5. #30
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    Click here to enlarge Originally Posted by E90Company Click here to enlarge
    Yeah it's definately bigger SA than stock, especially the paper filter. When mounted, the filter lifts from the bottom of the box so theres 360* flow entering the filter area.

    Except that surface area actually depends by the number of pleats. I bet you anything that if you unfold and stretch the OEM paper filter and you do the same to this, you will end up with less actual surface area from the AFE filter.
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    Have not seen the closed filter in real life I don't know where the 'scoops' are. But if they are in the grill like the red ones the guys buy they will have no material value because its already a high pressure area & getting a ram effect pure stock. Don't see how scoops can make a difference.
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    Click here to enlarge Originally Posted by Terry@BMS Click here to enlarge
    It looks good and I'm sure it will perform just fine. In the big scheme of things $400 isn't that much anyway. My only point on the airflow was theoretical in response to BuraQ's theoretical argument. Drawing air from the top only would be less ideal than drawing air from the bottom only, in my opinion. In practice I'm sure this outflows the factory turbos either way so no issues there. Same goes for the filter. Just thinking down the road if you upgrade turbos. The filter is just a bit on the small side for 500rw IMHO. For 450rw when clean no issue.
    i completely agree! If (matter of when) I go RB turbo's, it's back to a DCI for me. For now I'll be good with my current setup. But honestly who knows, I'm always changing up my setups just out of curiosity

  8. #33
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    Click here to enlarge Originally Posted by vasillalov Click here to enlarge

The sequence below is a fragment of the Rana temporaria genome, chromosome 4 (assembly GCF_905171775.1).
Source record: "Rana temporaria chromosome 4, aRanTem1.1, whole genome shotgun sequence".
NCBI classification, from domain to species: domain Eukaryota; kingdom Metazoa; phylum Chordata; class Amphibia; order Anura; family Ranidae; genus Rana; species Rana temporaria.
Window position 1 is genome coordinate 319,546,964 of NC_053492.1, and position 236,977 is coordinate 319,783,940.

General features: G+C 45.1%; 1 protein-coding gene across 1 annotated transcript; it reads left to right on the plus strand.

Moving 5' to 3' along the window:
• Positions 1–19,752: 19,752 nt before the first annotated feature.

Except that surface area actually depends by the number of pleats. I bet you anything that if you unfold and stretch the OEM paper filter and you do the same to this, you will end up with less actual surface area from the AFE filter.
    I'd hate to be theoretical, but I doubt this. For one, the stock intake filter's surface area is almost half blocked in the area where the box gets smaller over the intake manifold. When I pulled out my stock filter after 20k miles, one side was clean and the other side dirty! That scared me a little lol.

    The limit of air in The path air has to take in the stock air box will be reached far before filter size matters IMO. The air has hardly any path to enter the compressors. Just look at that lid! There's little cubes where the air comes in. Click here to enlarge

  9. #34
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    Click here to enlarge Originally Posted by BEAR-AvHistory Click here to enlarge
    Have not seen the closed filter in real life I don't know where the 'scoops' are. But if they are in the grill like the red ones the guys buy they will have no material value because its already a high pressure area & getting a ram effect pure stock. Don't see how scoops can make a difference.
    I don't know if they make a difference, but it sure can't hurt to have air being collected from scoops into the snorkel

  10. #35
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    Click here to enlarge Originally Posted by E90Company Click here to enlarge
    Hey guys,

    I installed my AFE Stage 2 Sealed intake with dry filter for the N54 a few weeks ago, and thought I would just give you guys some of my thoughts on the intake.

    For one, I have ran the stock box and filter, drop in filter, BMS DCI, and now this intake on my car. From a logging perspective, I can tell you that my wastegate duty cycles as well as PWM on the JB4 G4 have dropped 5000rpm+ with the AFE and BMS intakes over stock. I did not notice any difference in these values changing the filter in the stock box. From a drivability standpoint, I noticed no noticeable butt dyno difference at WOT between all the setup I have ran. What I did notice, however, is the stock box always felt like it had a bit more throttle feel compared to the DCI's that I always felt, as I mostly drive in the city. The AFE Sealed feels the same as the stock box with regards to throttle feel, which I was very happy about (Best of both worlds)

    I am running this air box using the stock snorkel, with an open cover. This is essentially serving as an enclosure for an air filter, and it was exactly what I was looking for without doing a DIY heat shield for the DCI's. I plan on purchasing AFe's upgraded snorkels and scoops for the intake soon, but as of right now I don't think it's absolutely necessary.

    Here's a rundown of my thoughts:
    Stock intake:
    Pros: Good throttle response, shielded from engine bay heat, quiet induction
    Cons: Shows restriction in logs at higher RPM's on map 1
    BMS DCI:
    Pros: Not restrictive, max flow, if you like compressor noise, best bang for the buck by far especially with meth